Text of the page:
Your finance department will likely give you a limit on cost per MQL, which is why you can’t skew too heavily toward the more expensive channels. A good marketing budget mix might look something like this: 25% website, 25% SEM, 20% display advertising, 15% webinars, 10% email, 5% content syndication.
“Decide your breakdown based on the volume you get, the number of campaigns you’re able to execute, and your reach,” Hanson says. “Based on your go-to-market strategy, be sure you’re allocating the correct amount to awareness, acquisition, demand creation, nurture, enablement, and intelligence programs.”
Another important factor is unit economics, meaning a company’s costs related to a single unit of production. For example, cost per lead or cost per acquisition tells you how efficient your spend is. Sometimes you’ll have to choose between efficiency and growth — you can’t always have both.
“You have to look down the funnel all the way to these unit economics so that you can tune your mix appropriately,” Hanson says. “That’s going to be your checks and balances.”
Lastly, experimenting is essential to growth, and you should carve out a small portion of your budget for testing new channels. Don’t forget to leave room in your budget for piloting new methods of marketing.
“You need to have money that you can afford to lose. Sometimes you’re going to spend on things that don’t work and that’s part of the test,” Temmler says. “Just make sure you give it time to see the results.”
How to manage a marketing budget (and advocate for more)
Marketing budgets are usually set annually, with potential increases throughout the year. While more money allows for more flexibility, it also comes with more responsibility. You should avoid asking for more than you need because you’ll be expected to execute on that number, and you might not have the headcount or resources to properly manage it.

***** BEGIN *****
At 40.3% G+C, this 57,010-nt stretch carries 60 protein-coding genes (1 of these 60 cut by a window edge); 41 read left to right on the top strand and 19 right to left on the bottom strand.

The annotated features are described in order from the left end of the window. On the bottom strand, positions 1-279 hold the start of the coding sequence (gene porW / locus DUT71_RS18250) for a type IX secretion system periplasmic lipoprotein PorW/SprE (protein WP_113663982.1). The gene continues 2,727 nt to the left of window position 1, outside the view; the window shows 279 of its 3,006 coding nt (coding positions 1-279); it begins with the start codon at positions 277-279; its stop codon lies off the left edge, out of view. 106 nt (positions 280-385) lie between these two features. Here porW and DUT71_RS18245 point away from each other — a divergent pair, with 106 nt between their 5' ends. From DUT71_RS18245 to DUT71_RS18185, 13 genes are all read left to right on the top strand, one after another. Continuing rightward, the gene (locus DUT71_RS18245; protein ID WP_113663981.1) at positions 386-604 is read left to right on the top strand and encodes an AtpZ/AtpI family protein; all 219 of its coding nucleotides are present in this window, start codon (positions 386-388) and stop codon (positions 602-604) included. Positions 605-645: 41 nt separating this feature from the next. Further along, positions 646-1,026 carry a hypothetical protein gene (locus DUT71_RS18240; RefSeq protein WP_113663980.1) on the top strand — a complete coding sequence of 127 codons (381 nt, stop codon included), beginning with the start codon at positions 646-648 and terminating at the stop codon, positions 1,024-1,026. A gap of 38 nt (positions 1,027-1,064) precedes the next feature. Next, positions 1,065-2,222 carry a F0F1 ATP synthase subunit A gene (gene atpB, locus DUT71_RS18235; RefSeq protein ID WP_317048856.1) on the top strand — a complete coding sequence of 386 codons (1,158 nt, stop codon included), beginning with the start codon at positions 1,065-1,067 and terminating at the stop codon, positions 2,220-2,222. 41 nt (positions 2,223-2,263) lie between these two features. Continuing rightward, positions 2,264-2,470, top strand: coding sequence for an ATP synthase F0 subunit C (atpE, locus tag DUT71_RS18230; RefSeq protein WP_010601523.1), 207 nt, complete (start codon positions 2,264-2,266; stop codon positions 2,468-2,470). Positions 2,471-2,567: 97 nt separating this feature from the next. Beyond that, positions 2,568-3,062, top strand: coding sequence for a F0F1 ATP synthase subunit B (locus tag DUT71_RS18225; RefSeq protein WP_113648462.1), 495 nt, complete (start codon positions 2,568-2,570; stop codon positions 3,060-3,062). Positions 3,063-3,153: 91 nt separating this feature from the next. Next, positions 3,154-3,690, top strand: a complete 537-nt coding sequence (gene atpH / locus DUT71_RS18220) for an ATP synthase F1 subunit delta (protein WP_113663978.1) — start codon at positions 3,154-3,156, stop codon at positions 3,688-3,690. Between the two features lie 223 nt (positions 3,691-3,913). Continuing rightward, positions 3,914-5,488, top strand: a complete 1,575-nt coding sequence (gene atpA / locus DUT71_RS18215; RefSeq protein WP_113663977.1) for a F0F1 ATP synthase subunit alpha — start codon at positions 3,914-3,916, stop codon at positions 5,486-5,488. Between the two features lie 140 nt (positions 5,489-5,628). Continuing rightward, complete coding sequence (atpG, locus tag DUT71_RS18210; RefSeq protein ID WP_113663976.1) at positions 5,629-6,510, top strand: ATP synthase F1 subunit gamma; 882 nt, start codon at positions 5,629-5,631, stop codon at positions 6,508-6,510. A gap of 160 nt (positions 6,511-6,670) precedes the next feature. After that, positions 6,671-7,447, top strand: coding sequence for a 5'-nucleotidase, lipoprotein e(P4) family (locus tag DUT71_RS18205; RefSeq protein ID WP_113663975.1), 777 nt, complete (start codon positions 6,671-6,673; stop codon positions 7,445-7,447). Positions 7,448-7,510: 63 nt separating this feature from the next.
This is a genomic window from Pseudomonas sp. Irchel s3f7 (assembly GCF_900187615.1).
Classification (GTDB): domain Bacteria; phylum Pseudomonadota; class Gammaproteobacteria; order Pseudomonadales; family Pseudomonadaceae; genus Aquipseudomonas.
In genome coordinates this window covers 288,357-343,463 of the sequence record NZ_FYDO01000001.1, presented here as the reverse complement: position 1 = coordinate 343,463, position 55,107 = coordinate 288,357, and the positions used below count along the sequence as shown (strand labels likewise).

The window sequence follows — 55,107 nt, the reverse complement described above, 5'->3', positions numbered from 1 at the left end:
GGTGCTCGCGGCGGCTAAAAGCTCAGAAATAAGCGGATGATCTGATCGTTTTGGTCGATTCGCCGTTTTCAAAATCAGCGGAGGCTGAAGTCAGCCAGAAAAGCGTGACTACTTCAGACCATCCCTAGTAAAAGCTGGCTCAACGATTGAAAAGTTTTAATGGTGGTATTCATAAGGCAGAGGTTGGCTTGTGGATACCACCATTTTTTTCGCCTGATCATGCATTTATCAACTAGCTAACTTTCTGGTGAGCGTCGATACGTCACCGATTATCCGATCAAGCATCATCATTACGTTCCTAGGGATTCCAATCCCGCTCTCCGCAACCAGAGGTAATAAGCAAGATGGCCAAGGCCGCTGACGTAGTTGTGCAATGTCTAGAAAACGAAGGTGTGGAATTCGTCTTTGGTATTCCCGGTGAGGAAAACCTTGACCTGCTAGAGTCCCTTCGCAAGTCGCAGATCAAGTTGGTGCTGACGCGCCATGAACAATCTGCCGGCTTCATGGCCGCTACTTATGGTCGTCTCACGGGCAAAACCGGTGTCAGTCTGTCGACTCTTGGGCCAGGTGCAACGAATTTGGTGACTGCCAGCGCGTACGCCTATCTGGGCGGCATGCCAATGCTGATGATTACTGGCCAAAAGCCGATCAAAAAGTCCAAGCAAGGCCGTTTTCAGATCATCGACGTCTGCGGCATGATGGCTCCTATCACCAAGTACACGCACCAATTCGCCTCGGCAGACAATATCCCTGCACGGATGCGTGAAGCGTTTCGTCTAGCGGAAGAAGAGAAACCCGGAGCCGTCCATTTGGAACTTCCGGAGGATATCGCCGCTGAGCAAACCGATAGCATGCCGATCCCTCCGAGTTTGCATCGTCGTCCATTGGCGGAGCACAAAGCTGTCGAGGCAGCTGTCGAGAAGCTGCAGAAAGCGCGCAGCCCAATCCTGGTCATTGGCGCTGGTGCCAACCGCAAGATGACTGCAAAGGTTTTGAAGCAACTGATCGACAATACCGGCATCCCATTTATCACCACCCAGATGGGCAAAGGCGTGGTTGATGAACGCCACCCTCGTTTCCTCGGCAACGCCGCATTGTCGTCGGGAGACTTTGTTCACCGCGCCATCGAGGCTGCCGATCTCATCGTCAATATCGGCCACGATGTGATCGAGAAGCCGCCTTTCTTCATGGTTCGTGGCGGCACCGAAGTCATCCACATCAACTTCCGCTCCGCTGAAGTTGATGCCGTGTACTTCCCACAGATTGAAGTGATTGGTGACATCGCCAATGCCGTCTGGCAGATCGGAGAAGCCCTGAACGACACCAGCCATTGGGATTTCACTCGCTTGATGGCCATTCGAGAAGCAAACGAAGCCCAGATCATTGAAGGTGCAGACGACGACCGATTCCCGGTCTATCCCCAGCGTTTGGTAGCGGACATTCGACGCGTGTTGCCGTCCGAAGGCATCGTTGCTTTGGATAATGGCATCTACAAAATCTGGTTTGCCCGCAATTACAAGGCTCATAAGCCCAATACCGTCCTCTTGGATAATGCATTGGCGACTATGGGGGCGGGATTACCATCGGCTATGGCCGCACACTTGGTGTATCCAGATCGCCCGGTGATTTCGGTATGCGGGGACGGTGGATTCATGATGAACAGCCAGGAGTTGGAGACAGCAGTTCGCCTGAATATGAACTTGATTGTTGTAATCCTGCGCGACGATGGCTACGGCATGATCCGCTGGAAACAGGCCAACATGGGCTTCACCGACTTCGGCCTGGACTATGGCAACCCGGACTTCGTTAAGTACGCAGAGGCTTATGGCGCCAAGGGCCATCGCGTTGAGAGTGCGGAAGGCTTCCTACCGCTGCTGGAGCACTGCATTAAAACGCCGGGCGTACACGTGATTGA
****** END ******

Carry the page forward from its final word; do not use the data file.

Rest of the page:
In order to manage your marketing budget you need to:
- Closely track how much you’re spending and where
- Advocate for a higher budget with proven results
- Allocate a small portion of your budget to experimentation
Let’s dive in further.
Throughout the year, be sure to track how much you’re spending and where. If possible, monitor it daily to see how it matches up to your forecasts.
“Meet with finance at least once a month,” Hanson says. “Discuss how much you spent, how much you should have spent, and how you’re pacing towards the end of the month or quarter. It’s all about alignment and visibility with the finance team.”
Frequent tracking is crucial to ensure you don’t overspend. Not only will overspending make finance lose confidence in you and reduce your marketing budget, but repeatedly overspending can be a fireable offense.
“This is especially true if you’re a public company,” Hanson says. “How much you spend can affect how investors view your company and stock price, especially in the fourth quarter when they want you to tighten things up and end the year looking really efficient.”
In the event you need more money, you have to advocate for a higher budget. How? With proven results. Prove that the money you’ve spent has led to sales or revenue growth. This will help build confidence that you can be trusted with more resources.
Remember that if you have a long sales cycle, you likely won’t see ROI for a while. You will need to be able to show early indicators of success, such as a strong ratio of pipeline to ad spend.
“In marketing, our job is to find the buyers,” Hanson says. “Show that you know how to find the buyers in the right places where you can spend more money and get incremental results with the same efficiency.”
Finally, when it comes to piloting new marketing ventures, always start off by asking for a small amount of money to play with. This way, if it fails, you won’t have wasted too much — and if it succeeds, you’ll have the results to ask for more.